E.A. Sports Today

Toughening up

Pleasant Valley has made strides in Jonathan Nix’ first two seasons, now the Raiders strive to be tough enough to finish

Ethan Borders (6) is part of the deepest set of running backs Pleasant Valley coach Jonathan Nix has ever had as a coach. (Photos by B.J. Franklin)


Coach: Jonathan Nix (2-18 PV, 2 years; 39-46 overall)

Aug. 25 – at Vincent
Sept. 1 – at Gaston
Sept. 8 – at Wellborn
Sept. 15 – Ohatchee
Sept. 22 – at Piedmont
Sept. 29 – OPEN
Oct. 6 – Glance
Oct. 13 – Randolph County
Oct. 20 – West End (Walnut Grove)
Oct. 27 – at Weaver
Nov. 3 – Spring Garden

By Al Muskewitz
East Alabama Sports Today

JACKSONVILLE – The Pleasant Valley football team went through the last heavy day of the season-opener Game Week on Wednesday. In the last few minutes of the exercise, as coach Jonathan Nix does a couple times a week, he put the players through a drill designed to instill toughness.

That’s the word this year – toughness. The Raiders got off to their best start since 2007 in Nix’ second year last season, winning their first two games, but once adversity hit them in the toughest 3A region in the state they couldn’t find the magic again. The last five minutes of practice three days a week this year are devoted to “gut-check drills” that teach them to reach down in the final stages of the game, that it’s never over until it’s over.

“The first year we had to spend a lot of halftimes preaching on don’t give up, don’t tap out,” Nix said. “There were some tough kids on that team, but we had some who hadn’t gotten to that yet.

“Last year I felt like we had that toughness, but what we were missing was in the fourth quarter finding the reason why you’re supposed to win instead of a reason why you’re supposed to lose. It was almost like the first big mistake in the fourth quarter, if a ballgame was close, there’s our reason, our scapegoat, our whatever we want it to be instead of fighting tooth and nail to the last second and finding a way to win. That’s what we’ve really preached this summer.”

That toughness will be tested right out the gate. The Raiders play their first three games — and four of their first five — on the road, starting with tonight’s season-opener at Vincent. They open their region gauntlet with three physical games at Wellborn, against Ohatchee and at two-time state champion Piedmont. The open date after all that will be a welcome respite.

The Raiders have made the playoffs only four times in their history and have never won a playoff game. In a region where the top four teams all played each other in third round of the playoffs, what the Raiders do late in games could mean all the difference.

“This class wants to be that class to break through that, this team wants to be that team to break through that,” Nix said. “But you’ve got to make sure your work is matching up that.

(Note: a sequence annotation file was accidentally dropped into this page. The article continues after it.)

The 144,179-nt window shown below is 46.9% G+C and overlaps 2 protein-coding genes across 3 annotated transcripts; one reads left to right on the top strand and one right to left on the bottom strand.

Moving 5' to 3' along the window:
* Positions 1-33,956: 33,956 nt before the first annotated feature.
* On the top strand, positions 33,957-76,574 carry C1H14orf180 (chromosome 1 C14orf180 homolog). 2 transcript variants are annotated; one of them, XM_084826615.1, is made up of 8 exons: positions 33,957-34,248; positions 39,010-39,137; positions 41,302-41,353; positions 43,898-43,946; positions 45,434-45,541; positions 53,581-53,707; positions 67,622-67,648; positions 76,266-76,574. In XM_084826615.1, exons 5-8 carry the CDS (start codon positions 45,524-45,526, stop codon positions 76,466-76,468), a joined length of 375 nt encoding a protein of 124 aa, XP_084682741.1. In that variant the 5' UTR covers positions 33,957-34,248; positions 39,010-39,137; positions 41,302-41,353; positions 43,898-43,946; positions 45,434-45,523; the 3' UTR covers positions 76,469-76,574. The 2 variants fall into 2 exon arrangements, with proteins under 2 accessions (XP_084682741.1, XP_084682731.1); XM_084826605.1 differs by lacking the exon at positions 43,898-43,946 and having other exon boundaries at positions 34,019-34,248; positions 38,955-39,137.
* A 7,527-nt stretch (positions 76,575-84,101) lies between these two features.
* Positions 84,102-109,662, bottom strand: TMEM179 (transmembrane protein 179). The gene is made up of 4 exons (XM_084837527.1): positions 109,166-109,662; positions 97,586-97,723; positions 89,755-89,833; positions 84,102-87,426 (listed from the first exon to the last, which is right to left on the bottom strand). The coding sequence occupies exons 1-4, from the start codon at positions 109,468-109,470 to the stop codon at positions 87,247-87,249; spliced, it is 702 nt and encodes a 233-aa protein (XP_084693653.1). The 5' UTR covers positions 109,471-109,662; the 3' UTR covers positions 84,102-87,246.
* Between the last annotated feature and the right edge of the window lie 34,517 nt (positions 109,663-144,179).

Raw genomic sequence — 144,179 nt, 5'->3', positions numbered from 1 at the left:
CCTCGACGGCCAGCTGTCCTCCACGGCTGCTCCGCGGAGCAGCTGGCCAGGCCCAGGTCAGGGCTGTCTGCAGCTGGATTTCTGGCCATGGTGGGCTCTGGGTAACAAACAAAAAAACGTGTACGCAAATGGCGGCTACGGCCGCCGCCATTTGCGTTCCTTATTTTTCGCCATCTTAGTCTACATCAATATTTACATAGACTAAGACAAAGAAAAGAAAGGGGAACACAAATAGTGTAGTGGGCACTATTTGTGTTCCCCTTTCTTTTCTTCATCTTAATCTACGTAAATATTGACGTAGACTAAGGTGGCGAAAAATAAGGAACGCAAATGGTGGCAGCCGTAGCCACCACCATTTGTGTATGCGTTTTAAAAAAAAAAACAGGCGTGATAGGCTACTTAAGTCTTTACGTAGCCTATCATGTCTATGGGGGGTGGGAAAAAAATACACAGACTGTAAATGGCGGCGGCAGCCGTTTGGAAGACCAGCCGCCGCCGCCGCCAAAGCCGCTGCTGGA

“I tell our kids play each week because you never know. You have no idea how you get in and if you get a golden ticket to the playoffs you’re going to accomplish two tasks in one – you’re going to make the playoffs and you’re going to win (because the region will have prepared you). I do feel this team has that drive to want to be great.”

Defensive line and running back are the deepest spots on the roster. Dalton Page, Carson Brazier, Colby Nelson and Tristan Salster are listed as the starters, but there’s a healthy four-man rotation behind them. The rest of the defense will have leading tackler Alex Parris, Colton East, Ashton King and Ethan Borders at linebacker, Caden Turner, Nick Smith and Regan King in the secondary.

The Raiders are deeper at running back than Nix has been “in a long time” as a coach. Ethan Borders, Alex Parris and Colton East can all run the F, East and Jake Malsy the Z, and Regan King and Ashton King the H. “We’ve got seven, eight guys I’m really not afraid to put at any position,” Nix said.

The offensive line that was really young last season is a year older and enhanced with the insertion of a couple players from other positions. Brody Phillips and Regan King both will play quarterback, and that’s not necessarily a bad thing.

“Both of them have great qualities to help the team,” Nix said. “They’ve done a good job of handling the back and forth. in our region you’ve got to do whatever you can to make somebody prepare extra. The more you can get somebody to prepare for the better off you can be in our region. You still gotta be sound at what you’re doing, it’s a gauntlet every week.”

And that’s where the toughness comes into play. It started with the spring game against White Plains and carried on through the selective 7-on-7 and linemen camps they attended in the summer.

“There’s a lot of people who don’t put a lot of stock in the spring game, but if you’re going to play a spring game you need to be competitive or you need to win,” Nix said. “When you go in a spring game and it’s a blow out it takes a while to get everybody back on the page of believing.

“That’s what me and Chris (White, the White Plains coach) talked about for us two to play: It helps both the programs to be successful. It’s not healthy if you go into a spring game and get beat by 50-60 points and now you’ve got everybody not believing, and in the end who’s winning off of that?”

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